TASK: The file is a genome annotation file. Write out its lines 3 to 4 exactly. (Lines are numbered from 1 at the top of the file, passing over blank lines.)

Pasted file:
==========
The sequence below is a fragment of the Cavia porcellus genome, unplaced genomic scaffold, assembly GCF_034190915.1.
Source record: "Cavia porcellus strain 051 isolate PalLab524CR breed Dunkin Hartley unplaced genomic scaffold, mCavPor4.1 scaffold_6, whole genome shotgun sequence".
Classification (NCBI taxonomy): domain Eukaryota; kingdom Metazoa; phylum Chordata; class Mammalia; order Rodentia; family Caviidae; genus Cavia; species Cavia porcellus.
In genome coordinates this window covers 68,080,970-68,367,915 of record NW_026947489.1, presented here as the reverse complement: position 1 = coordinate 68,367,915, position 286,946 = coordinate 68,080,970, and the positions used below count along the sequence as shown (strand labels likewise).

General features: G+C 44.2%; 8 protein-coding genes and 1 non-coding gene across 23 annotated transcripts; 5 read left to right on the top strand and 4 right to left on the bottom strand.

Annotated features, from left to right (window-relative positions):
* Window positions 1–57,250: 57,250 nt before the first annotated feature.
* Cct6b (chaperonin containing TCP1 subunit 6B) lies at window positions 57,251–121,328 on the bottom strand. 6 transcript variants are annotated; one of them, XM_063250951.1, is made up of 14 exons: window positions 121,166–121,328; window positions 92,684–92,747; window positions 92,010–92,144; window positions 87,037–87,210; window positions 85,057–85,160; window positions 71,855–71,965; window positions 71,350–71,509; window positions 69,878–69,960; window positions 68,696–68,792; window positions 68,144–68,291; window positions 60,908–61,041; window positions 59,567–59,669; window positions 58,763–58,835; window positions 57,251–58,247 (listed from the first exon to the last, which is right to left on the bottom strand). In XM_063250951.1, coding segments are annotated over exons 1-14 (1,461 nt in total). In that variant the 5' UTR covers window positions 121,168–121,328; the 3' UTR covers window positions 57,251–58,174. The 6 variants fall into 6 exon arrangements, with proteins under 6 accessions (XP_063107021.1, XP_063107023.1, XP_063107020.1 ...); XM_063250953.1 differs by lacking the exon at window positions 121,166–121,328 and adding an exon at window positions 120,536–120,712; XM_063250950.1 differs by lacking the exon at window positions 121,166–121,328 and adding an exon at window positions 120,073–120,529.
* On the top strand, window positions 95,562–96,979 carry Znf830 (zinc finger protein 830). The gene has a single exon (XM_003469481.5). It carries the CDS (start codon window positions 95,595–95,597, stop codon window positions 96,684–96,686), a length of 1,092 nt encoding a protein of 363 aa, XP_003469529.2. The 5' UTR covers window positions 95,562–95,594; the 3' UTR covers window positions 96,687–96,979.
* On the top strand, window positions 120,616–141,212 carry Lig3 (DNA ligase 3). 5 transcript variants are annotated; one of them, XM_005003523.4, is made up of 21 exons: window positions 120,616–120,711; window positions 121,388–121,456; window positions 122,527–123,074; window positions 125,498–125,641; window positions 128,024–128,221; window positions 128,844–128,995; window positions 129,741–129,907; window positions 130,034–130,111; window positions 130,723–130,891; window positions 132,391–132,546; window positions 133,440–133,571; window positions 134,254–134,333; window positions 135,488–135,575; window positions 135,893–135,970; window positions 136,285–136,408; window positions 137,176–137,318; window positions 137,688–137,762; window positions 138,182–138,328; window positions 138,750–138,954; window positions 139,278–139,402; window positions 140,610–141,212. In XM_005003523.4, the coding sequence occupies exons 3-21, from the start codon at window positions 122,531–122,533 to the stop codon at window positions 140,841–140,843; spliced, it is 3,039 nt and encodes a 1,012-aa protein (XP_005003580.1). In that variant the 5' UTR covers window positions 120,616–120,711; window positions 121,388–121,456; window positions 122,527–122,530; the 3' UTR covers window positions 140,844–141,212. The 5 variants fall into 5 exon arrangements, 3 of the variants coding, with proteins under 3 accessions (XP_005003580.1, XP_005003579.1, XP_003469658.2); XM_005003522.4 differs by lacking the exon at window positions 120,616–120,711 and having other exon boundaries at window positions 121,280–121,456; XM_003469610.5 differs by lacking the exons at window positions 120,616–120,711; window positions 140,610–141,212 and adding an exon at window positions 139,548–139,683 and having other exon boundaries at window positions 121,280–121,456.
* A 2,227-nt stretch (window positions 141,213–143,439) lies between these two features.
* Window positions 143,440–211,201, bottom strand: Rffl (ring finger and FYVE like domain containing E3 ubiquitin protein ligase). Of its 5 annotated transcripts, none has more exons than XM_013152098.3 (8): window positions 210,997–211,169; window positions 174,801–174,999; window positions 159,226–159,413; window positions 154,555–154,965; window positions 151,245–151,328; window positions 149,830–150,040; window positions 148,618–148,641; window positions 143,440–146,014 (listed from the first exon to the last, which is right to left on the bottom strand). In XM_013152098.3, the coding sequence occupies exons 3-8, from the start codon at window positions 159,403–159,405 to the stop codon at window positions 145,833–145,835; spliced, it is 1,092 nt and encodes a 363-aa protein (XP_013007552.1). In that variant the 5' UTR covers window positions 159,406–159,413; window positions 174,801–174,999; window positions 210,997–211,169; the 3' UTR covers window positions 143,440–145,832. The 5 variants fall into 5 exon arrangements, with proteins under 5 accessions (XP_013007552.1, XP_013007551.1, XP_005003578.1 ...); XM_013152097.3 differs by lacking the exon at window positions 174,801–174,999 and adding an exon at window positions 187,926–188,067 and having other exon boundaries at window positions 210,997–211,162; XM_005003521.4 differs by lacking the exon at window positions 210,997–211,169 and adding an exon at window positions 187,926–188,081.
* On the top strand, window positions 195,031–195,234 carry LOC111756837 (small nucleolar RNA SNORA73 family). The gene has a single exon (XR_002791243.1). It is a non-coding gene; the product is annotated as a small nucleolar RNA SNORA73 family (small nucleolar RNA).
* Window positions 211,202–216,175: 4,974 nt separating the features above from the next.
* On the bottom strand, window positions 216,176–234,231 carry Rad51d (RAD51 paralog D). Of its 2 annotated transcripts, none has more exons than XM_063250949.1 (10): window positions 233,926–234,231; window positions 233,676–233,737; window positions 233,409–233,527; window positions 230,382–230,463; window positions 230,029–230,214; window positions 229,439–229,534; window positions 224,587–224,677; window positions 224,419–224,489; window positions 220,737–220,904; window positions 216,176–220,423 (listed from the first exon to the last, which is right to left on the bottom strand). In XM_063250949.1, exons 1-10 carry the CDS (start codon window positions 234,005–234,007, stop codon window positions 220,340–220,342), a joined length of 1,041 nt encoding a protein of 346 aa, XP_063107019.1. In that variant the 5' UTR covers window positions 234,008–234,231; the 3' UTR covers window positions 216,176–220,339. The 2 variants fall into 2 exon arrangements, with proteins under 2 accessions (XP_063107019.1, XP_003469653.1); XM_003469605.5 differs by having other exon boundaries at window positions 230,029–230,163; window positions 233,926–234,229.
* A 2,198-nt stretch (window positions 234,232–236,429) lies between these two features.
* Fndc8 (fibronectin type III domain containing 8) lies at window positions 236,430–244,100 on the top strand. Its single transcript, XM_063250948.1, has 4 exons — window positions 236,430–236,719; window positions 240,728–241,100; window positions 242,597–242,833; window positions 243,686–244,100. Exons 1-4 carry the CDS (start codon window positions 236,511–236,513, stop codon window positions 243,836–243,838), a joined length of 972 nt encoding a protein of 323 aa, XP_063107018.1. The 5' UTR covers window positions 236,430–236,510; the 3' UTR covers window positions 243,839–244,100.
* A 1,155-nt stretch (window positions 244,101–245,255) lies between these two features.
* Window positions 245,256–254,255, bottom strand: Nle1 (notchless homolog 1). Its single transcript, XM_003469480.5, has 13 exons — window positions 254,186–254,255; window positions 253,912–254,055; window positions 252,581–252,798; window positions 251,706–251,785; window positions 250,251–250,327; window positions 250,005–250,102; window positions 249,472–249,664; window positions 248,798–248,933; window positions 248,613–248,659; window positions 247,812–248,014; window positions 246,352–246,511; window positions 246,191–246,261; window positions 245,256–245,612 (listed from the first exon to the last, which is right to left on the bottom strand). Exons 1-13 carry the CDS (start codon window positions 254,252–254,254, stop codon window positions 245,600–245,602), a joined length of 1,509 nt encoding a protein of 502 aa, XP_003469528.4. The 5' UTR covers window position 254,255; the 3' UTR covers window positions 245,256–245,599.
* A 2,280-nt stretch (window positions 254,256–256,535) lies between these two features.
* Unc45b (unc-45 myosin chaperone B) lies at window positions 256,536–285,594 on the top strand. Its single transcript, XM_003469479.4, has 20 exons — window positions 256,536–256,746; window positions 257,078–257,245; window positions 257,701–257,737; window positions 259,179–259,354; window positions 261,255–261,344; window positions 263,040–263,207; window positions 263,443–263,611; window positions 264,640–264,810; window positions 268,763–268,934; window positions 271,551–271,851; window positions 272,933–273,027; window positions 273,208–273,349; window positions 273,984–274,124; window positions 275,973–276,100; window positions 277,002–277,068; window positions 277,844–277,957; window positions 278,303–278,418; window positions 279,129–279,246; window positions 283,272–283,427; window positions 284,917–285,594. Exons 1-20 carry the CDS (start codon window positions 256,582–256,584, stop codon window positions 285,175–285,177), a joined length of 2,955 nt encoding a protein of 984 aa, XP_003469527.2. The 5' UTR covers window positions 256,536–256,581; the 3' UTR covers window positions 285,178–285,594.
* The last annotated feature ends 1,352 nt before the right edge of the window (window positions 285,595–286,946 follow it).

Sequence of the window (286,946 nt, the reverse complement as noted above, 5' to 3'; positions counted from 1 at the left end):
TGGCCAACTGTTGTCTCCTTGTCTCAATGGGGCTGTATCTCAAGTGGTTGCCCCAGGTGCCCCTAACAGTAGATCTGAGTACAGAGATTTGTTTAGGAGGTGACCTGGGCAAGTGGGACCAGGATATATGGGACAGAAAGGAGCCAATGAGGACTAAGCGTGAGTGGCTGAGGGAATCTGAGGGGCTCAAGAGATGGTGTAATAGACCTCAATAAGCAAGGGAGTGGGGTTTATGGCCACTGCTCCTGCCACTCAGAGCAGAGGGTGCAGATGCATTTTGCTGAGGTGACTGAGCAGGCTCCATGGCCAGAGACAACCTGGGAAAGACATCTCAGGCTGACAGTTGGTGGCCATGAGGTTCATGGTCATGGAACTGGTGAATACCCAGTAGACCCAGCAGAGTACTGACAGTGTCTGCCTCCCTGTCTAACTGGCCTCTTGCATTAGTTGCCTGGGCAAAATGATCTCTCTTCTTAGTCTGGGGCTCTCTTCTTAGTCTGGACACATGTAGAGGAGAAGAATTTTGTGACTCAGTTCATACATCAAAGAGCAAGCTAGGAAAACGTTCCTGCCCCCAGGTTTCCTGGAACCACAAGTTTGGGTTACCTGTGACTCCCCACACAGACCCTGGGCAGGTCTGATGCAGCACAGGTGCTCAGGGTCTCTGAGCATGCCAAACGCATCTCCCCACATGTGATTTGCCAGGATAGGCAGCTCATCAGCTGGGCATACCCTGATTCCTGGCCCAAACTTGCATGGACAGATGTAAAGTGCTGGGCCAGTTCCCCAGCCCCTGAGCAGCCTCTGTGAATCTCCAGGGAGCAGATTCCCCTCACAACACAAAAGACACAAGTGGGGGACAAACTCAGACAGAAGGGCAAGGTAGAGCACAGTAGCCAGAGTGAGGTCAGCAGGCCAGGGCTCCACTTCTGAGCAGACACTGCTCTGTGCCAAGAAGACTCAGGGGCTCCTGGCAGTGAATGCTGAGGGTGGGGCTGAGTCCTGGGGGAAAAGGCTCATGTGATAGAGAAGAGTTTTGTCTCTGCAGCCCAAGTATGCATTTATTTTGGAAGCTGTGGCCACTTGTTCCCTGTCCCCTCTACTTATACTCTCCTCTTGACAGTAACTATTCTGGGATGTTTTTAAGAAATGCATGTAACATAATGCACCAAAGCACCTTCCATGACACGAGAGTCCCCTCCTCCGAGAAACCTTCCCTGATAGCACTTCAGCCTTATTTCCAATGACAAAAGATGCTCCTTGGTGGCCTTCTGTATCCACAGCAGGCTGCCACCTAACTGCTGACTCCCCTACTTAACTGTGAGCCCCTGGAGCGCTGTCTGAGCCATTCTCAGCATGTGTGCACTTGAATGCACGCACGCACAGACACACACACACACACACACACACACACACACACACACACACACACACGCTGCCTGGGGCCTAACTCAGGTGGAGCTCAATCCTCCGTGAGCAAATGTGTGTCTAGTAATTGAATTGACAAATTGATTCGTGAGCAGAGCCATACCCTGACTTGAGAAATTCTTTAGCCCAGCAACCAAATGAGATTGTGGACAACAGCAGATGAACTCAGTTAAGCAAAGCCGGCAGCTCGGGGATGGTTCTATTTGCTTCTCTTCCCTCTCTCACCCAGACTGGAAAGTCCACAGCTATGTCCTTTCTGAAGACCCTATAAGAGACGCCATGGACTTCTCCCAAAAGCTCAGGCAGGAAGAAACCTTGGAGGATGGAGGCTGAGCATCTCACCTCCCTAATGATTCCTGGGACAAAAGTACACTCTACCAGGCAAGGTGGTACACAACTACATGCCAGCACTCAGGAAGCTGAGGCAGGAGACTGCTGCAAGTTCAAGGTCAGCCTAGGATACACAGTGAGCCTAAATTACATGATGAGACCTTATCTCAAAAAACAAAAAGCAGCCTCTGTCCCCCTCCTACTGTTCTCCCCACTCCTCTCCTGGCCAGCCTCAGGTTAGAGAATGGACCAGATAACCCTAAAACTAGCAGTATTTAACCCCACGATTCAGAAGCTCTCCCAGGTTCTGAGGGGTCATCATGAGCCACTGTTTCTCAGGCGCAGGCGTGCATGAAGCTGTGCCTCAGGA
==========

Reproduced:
Classification (NCBI taxonomy): domain Eukaryota; kingdom Metazoa; phylum Chordata; class Mammalia; order Rodentia; family Caviidae; genus Cavia; species Cavia porcellus.
In genome coordinates this window covers 68,080,970-68,367,915 of record NW_026947489.1, presented here as the reverse complement: position 1 = coordinate 68,367,915, position 286,946 = coordinate 68,080,970, and the positions used below count along the sequence as shown (strand labels likewise).